Ralphís Manuscript - Page 7

Published Manuscript

We are entertaining the idea of publishing a first edition of Ralph's manuscript in book form.  This would be a hard bound limited print first edition with the complete manuscript (around 100 pages) and pictures.  At this time we are trying to gauge interest.  If you think you would be interested in a copy of this book, should we publish it,  Draft pages will be posted here so you can get an idea of what it contains.


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Posted - June 1, 2004

A few days before Montyís birthday "I think Iíll give Monty a surprise birthday party at Miss Palmersí. It should be his party, so we have to make sure theyíre all the people he really likes. It turned out to be a marvelous evening, with all of us on one side of the room, at a long table. Monty told me later that it was one of the highspots of his life, and that he really felt loved that evening. Years later, I found that one of the other customers at the Place that night was Fred Lawrence Guiles, a writer from San Francisco, who was writing a book on Marilyn, and had come up to Reno in hopes of interviewing her, but had been told "no interviews"; He and a friend drove to Virginia City to have dinner. They made no attempt to intrude, even though there was an hour of casual mixing, and toasting. He later wrote a sensitive, revealing portrait of Marilyn in NORMA JEAN.

Gable said he would stop by to wish Monty a happy birthday, but didnít feel that he could stay for the party. He didnít like to socialize while working Ė and loved being with his wife when he was able to relax after the days shooting.

A routing began a few days later when shooting started that caused the days and nights to merge into one long seemingly endless period of time. After Whitey finished the make-up, Paula and Marilyn would go ride together to the location Ė the ranch house, the lake, the rodeo, etc. Ė going over lines, of the scene, and discuss the attitudes, objectives, meanings. I would drive my car with usually May, and a rotating list of passengers. I remember getting to know the publicist, Harry Mines, and Sheldon Raskin. Dorothy Blass who had been Marilynís secretary during the period after SOME LIKE IT HOT, when May was on vacation. Often, reporters, and photographers there to cover the picture would hop in the car. Marilyn wanted me around during the day; to have a friendly face and for a neck rub during breaks "to get me through the day." The lunch break, feet rub time. She seldom talked during these moments Ė she saved that for the evening massage, and the middle of the night. One day, during the scene at the ranch-house, when Gable and Marilyn were planting flowers, at a break, Marilyn and Paula were sitting in the shade, and discussing the scene (I was at the usual neck-rub), when Gable brought his chair over sat and started talking about what a lovely scene it was. "Marilyn, I have to tell you that Iíve had reservations about you and your temperament. I wanted to do this picture more than I can tell you, and even if it meant working with you, I was determined to do it. As far as I can see, youíre about the least temperamental person involved." Everyone became choked with a very special feeling Ė that statement wasnít something that seemed to come easy with him, and it certainly overwhelmed Marilyn and Paula. Then, "I went to see Lake Pyramid late yesterday. Itís unbelievable. Reminded me when we shot MOGAMBO in Africa. Near Lake Victoria. Incredibly beautiful in a strange, desolate way. Grace Kelly and I thought what a waste, nobody going swimming and it was very hot. We got our suits, got into a jeep and drove to a beautiful beach. Changed, ran to the water, and dived in. When we had swum a few yards, we happened to look in front of us, and there was a herd of Rhinoceroses headed our way. I donít know where they were, where they came from, but I tell you, you never saw two people back-track in water, the way Grace and I did and we were in the jeep and back at the camp before you could say "Jack Rhinosceroses." Laughing almost hysterically, "Oh, Clark, thank you. Iím so glad Iíve had you for all these years to hold on to Ė I feel like Judy Garland and her song." The break over, there was disagreement as to what to call a particular flower Gable planting, and he himself came out with ___________. Everyone thought it great. That night at talk-time, "I feel that Iím in seventh heaven. I knew he was up-tight about me Ė Oh, he never showed it, but you can tell Ė I love working with him, he makes me feel more feminine than I can ever remember feeling in a movie. Heís so really masculine, and even before today, protective. I guess, for an actress, a man to be masculine, protective, and _____ accept you as and equal talent Ė one canít ask for anything more. I donít know why I limited that to "an actress", for a man and woman, thatís what life is all about."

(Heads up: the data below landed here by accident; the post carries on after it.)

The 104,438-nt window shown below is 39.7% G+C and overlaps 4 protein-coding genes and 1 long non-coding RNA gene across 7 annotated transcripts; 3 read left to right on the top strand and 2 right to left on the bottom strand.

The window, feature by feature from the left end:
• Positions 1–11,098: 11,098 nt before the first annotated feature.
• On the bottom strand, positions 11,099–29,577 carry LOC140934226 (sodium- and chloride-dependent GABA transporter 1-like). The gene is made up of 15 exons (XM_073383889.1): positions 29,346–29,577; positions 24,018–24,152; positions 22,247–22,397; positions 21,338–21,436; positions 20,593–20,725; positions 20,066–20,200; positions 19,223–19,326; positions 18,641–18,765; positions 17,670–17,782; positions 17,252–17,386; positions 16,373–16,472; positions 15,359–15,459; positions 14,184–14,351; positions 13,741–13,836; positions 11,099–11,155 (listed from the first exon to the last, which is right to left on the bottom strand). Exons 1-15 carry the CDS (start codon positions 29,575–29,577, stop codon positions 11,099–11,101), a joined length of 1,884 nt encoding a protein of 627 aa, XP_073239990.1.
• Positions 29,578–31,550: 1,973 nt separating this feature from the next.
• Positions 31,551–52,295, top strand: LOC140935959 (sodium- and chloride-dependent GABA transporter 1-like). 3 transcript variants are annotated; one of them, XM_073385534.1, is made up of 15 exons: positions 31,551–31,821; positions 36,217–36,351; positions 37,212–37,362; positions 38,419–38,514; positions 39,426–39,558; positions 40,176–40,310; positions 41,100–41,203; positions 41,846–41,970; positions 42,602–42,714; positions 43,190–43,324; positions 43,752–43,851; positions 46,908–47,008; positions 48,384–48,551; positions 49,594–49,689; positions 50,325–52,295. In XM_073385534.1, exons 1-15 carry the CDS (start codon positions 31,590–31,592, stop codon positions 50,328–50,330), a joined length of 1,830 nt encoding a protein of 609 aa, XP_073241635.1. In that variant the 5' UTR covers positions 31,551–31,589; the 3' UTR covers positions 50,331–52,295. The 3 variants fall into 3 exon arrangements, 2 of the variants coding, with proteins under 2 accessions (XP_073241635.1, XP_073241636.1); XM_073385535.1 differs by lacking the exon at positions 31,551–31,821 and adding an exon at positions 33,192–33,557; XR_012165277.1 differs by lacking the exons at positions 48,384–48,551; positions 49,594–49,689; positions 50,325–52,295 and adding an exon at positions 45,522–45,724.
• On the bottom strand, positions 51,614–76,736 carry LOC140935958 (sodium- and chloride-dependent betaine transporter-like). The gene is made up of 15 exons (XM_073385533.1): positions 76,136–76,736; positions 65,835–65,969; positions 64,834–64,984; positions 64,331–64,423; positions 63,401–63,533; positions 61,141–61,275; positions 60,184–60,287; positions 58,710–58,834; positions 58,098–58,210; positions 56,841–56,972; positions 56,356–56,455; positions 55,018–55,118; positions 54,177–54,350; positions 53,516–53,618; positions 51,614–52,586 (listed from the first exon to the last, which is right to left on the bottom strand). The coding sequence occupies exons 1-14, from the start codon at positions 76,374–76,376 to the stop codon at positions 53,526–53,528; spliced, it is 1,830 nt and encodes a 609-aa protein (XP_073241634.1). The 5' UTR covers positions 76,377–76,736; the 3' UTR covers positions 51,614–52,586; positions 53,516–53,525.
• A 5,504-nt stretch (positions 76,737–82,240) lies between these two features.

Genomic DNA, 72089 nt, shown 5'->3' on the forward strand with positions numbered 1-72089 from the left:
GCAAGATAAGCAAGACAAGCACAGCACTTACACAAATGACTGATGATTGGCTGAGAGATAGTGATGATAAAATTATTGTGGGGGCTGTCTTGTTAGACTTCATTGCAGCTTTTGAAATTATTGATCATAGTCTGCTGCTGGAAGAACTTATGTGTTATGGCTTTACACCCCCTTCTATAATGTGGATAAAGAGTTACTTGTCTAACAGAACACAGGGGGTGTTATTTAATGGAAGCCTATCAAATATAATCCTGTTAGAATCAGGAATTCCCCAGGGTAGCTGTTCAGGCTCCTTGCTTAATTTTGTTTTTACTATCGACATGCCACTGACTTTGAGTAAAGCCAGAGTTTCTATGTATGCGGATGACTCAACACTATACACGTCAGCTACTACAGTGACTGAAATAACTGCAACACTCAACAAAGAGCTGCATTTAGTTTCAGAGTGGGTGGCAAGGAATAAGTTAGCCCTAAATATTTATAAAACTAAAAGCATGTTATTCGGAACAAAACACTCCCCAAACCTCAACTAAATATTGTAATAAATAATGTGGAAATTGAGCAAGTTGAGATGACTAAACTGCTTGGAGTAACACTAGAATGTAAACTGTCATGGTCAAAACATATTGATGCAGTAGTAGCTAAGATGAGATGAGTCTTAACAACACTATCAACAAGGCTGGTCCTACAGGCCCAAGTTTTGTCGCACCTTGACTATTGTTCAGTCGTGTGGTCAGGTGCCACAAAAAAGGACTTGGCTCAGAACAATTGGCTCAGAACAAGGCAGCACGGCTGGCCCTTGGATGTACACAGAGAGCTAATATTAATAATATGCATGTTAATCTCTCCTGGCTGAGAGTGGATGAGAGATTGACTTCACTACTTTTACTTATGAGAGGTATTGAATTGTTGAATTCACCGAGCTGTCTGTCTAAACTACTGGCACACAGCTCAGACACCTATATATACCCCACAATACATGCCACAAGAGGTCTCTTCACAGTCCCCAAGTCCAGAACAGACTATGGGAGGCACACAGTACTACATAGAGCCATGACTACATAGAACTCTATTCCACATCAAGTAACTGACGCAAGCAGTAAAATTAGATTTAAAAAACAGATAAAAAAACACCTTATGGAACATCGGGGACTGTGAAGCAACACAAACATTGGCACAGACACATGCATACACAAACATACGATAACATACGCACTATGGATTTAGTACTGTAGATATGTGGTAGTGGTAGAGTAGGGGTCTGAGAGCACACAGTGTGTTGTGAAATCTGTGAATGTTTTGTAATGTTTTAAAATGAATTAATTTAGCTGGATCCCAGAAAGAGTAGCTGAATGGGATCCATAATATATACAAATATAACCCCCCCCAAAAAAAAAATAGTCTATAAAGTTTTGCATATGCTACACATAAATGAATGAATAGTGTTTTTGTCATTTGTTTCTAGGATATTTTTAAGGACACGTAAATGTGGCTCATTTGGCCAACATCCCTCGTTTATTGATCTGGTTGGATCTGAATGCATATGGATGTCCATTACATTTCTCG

That day marked a slight change in the line-up of troops. Almost imperceptibly, a mood changed the atmosphere. And, oddly enough, when I mentioned it to her, she replied, "Yes. Itís the first time all along that Iíve felt hope. Itís also not only going to change the atmosphere Ė sooner or later, Itíll charge the atmosphere. Something absolutely marvelous may come of all this."

Manuscript property of the estate of Ralph L. Roberts. Do not copy without permission.